Q: Have you gotten any really good stories from the road? 

A: I’m out on tour with Brad Paisley right now, and that’s a pretty big thing I never thought I’d never be able to do. Playing at the Grand Ole Opry was another big thing that I never thought I’d do. Having a No. 1 song on the radio is something I couldn’t even dream about — like going to these award shows rubbing elbows with these people I’ve known about.

Q: What are you doing after the Brad Paisley tour?

A: I’m going on tour with Jon Pardi, and I’m also doing a headlining tour where I’ll go back and do more shows in the Southeast.

Q: Are you writing anything else, or working on the project that ties everything together?

A: I’m always writing, and I always try to keep that part going because you never know when something is going to come to you, and also because I enjoy that part of it. It doesn’t feel like work to me, writing songs, so I’m always writing. I actually wrote a song about a month and a half ago that I played live, which somebody recorded and put on YouTube and it got over a million views in a week. So, we went and recorded that song last week, and it’s going to be on the record.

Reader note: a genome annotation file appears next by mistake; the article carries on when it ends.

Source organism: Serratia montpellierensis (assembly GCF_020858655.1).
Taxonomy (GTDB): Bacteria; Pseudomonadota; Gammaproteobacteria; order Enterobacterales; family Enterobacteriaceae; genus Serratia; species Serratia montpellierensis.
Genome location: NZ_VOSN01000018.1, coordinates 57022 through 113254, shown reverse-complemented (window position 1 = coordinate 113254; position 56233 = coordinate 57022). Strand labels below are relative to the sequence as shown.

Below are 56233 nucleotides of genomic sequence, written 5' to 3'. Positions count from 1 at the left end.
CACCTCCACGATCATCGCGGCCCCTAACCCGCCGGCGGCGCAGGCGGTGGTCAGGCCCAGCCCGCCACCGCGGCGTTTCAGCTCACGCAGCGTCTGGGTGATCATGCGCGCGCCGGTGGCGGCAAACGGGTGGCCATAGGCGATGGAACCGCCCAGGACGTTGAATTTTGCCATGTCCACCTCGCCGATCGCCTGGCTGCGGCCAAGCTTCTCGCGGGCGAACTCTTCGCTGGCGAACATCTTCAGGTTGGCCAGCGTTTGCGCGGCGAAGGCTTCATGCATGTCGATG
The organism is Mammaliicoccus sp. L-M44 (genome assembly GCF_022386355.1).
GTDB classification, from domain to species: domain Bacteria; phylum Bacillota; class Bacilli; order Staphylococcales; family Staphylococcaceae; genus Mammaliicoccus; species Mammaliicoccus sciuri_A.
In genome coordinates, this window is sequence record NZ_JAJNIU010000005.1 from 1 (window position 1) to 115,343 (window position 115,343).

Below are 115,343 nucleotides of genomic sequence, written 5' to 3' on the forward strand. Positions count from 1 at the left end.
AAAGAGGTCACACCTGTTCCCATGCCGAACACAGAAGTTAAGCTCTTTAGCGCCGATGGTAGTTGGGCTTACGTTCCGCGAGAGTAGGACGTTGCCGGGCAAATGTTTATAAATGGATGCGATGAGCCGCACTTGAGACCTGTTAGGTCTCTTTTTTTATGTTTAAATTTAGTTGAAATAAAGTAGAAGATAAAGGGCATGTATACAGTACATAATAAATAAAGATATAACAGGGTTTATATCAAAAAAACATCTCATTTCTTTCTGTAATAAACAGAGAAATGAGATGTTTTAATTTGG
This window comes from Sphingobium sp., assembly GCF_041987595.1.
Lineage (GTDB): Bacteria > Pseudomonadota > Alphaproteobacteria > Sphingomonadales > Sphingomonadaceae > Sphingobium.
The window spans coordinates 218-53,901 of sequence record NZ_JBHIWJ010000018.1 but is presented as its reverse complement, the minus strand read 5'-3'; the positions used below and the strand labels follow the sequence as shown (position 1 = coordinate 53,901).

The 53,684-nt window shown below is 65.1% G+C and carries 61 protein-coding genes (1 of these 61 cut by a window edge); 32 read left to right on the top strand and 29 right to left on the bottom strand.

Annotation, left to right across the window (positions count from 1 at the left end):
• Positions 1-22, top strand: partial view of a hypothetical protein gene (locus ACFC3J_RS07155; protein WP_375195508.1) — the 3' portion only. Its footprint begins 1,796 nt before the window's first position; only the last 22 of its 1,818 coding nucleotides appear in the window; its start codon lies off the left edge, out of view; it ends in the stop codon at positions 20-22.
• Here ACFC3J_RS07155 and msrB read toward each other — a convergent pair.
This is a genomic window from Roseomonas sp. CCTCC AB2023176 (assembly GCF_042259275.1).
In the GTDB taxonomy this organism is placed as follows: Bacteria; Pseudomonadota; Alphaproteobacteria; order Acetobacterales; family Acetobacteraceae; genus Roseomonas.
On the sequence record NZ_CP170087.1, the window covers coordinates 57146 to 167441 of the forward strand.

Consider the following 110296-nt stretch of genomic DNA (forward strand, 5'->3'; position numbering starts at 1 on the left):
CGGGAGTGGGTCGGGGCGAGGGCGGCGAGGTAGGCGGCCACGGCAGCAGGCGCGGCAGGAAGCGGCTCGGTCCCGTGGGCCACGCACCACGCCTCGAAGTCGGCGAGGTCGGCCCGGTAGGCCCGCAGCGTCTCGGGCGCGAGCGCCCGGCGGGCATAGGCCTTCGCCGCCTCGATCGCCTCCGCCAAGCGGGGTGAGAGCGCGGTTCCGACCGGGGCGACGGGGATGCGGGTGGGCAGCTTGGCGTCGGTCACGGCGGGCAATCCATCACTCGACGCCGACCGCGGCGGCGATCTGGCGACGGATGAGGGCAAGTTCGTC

Q: Last question. Is there anything you want to say to the people here in Calhoun County who will be reading this article?

A: Just thank you. I could remember when I started out, I got the confidence to go out and play in those same bars in Calhoun County that I grew up going to as a kid. I would play two or three nights in the same town, and we put on the Back 40 Bash concert and people showed up. It really felt like I was the hometown guy and everyone wanted me to be successful, and that was a big part of it. All of the noise I created playing up here in Alabama really spread, and was the starting place for the career I have now.

Larry May is the owner of CD Cellar record store on Noble Street in downtown Anniston.